“CRC is a breeding ground for purveyors of mitzvot,” she said. “That’s one of the reasons I love it so much.”

But CRC wasn’t the only congregation represented nor was Caplan the only one on hand with a background in congregational music. Ron Eichaker, cantor at United Hebrew Congregation, sang during the Mondaines’ ceremony. He said that their story was especially appropriate given this time of year.

“This is proof that miracles happen,” he said. “These are privileges that clergy, not just Jewish but all clergy, love to do. When we are ask to perform mitzvot like this, especially in the month of Elul as we approach the Holy Days, this, regardless of religion is what life and love is all about.”

Suzy Green of Congregation Shaare Emeth helped provide transportation for the couple. Other congregants helped pick up and deliver donated breads and pastries.

“What a beautiful thing Rabbi Lynn did by putting this all together and making this a reality for these people,” she said. “It’s really a blessing. We’re lucky to have her in our faith to do something like this.”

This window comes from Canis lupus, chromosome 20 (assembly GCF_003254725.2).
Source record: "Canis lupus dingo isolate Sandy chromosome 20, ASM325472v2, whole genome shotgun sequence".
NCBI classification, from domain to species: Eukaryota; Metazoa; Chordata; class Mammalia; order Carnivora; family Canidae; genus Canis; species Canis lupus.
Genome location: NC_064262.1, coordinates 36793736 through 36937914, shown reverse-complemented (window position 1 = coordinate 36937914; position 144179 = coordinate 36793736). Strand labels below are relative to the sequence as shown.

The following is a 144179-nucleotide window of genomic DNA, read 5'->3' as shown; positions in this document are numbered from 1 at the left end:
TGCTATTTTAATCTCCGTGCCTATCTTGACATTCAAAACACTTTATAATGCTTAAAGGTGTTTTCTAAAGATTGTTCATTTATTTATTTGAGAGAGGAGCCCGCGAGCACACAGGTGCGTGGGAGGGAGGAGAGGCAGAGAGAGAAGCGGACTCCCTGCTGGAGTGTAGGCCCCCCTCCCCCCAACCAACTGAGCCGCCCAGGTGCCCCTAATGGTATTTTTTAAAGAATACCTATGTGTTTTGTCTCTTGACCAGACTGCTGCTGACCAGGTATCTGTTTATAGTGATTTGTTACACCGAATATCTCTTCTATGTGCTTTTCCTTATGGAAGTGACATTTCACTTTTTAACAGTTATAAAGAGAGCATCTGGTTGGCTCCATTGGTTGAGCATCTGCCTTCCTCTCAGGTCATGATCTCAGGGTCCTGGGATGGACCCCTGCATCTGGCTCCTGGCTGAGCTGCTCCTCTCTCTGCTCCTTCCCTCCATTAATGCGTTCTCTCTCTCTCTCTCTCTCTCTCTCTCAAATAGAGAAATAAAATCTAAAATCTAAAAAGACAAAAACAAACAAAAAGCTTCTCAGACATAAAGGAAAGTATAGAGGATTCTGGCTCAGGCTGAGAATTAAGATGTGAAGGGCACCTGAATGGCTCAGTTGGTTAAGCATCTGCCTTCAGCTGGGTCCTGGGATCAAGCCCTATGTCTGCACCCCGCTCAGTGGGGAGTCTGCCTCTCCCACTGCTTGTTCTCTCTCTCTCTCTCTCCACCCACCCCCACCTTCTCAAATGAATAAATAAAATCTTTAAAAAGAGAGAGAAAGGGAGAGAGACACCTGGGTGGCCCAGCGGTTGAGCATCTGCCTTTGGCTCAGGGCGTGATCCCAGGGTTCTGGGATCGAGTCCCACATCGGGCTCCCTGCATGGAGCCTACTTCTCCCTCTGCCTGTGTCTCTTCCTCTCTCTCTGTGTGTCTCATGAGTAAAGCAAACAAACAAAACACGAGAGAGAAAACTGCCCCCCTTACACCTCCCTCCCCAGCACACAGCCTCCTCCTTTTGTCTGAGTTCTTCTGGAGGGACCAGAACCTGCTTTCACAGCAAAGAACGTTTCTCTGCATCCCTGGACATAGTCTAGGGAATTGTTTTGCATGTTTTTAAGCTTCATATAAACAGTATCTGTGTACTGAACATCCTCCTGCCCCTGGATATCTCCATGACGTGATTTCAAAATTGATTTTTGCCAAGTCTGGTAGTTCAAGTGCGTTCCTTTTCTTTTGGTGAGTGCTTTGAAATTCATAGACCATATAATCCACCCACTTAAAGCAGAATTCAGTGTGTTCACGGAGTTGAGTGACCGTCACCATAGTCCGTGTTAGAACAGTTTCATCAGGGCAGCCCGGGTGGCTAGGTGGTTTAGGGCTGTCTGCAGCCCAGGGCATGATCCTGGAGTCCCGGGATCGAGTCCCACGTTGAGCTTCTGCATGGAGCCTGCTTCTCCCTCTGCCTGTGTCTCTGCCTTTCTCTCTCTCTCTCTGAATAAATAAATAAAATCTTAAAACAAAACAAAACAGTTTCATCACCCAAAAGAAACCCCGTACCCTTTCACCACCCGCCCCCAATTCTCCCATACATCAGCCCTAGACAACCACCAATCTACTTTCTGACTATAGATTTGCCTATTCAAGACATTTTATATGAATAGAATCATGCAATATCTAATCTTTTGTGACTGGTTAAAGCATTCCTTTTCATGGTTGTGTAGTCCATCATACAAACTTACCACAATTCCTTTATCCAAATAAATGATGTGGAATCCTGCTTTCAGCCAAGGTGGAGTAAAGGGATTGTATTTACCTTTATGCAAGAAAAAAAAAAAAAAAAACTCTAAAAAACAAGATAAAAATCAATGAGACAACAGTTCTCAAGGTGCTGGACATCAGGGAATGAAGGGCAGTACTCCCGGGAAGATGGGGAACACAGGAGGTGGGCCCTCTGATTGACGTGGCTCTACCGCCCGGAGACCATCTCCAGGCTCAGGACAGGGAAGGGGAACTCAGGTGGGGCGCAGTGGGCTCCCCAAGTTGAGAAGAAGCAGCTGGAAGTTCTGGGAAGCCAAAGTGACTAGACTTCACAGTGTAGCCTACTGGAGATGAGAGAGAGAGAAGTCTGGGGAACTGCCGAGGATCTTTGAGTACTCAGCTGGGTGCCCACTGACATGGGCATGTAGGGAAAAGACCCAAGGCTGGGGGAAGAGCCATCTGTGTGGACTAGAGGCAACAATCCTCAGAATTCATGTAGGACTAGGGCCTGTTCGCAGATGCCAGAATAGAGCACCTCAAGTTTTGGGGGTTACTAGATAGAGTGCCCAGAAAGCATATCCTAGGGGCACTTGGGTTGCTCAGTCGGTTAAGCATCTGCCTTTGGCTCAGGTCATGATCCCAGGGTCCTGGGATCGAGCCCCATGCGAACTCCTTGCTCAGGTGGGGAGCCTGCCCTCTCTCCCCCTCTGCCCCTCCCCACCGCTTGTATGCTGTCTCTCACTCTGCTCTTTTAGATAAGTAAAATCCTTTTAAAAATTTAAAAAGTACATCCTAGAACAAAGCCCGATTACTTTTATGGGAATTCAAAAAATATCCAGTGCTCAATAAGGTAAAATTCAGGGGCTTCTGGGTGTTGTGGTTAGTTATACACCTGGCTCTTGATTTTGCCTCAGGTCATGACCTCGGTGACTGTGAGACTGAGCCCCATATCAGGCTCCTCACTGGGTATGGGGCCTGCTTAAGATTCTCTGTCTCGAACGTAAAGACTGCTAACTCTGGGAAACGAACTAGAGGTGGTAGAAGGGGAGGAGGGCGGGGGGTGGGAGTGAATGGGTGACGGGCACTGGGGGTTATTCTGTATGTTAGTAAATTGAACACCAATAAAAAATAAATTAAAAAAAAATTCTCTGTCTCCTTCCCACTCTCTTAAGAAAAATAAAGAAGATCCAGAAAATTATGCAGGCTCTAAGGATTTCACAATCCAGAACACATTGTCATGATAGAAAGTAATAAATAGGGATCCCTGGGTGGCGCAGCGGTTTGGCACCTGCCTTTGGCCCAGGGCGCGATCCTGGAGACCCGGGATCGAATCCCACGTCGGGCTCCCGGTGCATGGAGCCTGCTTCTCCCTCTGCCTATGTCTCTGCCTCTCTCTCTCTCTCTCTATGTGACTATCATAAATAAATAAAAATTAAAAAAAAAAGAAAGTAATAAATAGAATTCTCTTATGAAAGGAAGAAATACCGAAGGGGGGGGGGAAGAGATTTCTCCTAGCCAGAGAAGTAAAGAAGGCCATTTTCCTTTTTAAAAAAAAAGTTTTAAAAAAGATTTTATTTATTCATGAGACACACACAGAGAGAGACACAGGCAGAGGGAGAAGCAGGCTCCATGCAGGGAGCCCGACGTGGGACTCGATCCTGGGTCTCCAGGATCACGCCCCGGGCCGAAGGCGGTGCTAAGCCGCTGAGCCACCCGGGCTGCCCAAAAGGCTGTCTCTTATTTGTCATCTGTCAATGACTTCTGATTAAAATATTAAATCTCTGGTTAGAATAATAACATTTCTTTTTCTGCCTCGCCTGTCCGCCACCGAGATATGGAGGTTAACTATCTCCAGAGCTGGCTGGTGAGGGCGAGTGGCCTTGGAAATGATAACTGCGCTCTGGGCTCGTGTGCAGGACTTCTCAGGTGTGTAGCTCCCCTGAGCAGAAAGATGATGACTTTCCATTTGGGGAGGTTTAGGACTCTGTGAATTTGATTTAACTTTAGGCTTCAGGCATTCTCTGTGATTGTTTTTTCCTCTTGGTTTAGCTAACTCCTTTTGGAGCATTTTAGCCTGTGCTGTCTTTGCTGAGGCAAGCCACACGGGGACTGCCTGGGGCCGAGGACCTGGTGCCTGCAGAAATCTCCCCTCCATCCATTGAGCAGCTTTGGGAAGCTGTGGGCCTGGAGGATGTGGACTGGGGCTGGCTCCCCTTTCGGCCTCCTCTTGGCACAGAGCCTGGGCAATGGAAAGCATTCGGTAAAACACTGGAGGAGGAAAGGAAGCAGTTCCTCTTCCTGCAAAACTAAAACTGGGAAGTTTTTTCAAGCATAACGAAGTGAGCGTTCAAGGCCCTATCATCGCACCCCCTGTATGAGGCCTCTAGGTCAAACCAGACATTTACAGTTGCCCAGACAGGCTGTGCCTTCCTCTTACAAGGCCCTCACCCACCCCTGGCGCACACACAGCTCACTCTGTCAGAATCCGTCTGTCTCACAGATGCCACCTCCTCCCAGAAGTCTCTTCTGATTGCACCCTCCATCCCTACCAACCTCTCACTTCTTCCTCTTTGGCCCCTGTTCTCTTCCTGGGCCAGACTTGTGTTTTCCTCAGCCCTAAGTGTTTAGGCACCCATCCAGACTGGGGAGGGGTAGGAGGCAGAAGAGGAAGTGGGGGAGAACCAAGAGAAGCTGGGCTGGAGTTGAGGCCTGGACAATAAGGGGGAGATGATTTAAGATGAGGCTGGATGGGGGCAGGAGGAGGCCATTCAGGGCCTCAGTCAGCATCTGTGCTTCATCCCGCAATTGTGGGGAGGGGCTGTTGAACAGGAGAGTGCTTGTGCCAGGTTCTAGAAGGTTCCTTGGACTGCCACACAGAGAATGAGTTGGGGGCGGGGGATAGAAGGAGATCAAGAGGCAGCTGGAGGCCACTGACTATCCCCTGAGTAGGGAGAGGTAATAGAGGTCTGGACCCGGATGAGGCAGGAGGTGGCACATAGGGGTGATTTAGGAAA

Goldstein said it felt good to help a pair who is clearly in love.

“They’ve been through an amazing amount,” she said. “As I said during the ceremony, this is really the start of a brighter, better future. It’s a clean slate. It’s moving forward new and fresh together.”

Roydell is effusive in her praise of Goldstein, adding she has helped with everything from acquiring clothes and food to getting furniture. The emotional component through the Healing Circle has been vital as well.

“She takes time to listen to you,” Roydell said. “She doesn’t just say ‘Well, OK, I’m going to do this. I’m going to do that.’ She takes her time with people and makes sure you are OK. I love Miss Lynn, I really do.”

She also credits Community Alternatives for all the help she received. Now she plans to go back to school and become a peer specialist, using her experiences to assist others.

“It’s a wonderful feeling,” she said. “It has helped me to where I recognize myself better because now I open my home as well as my heart to others who, like me, needed help and I’m always there for them.”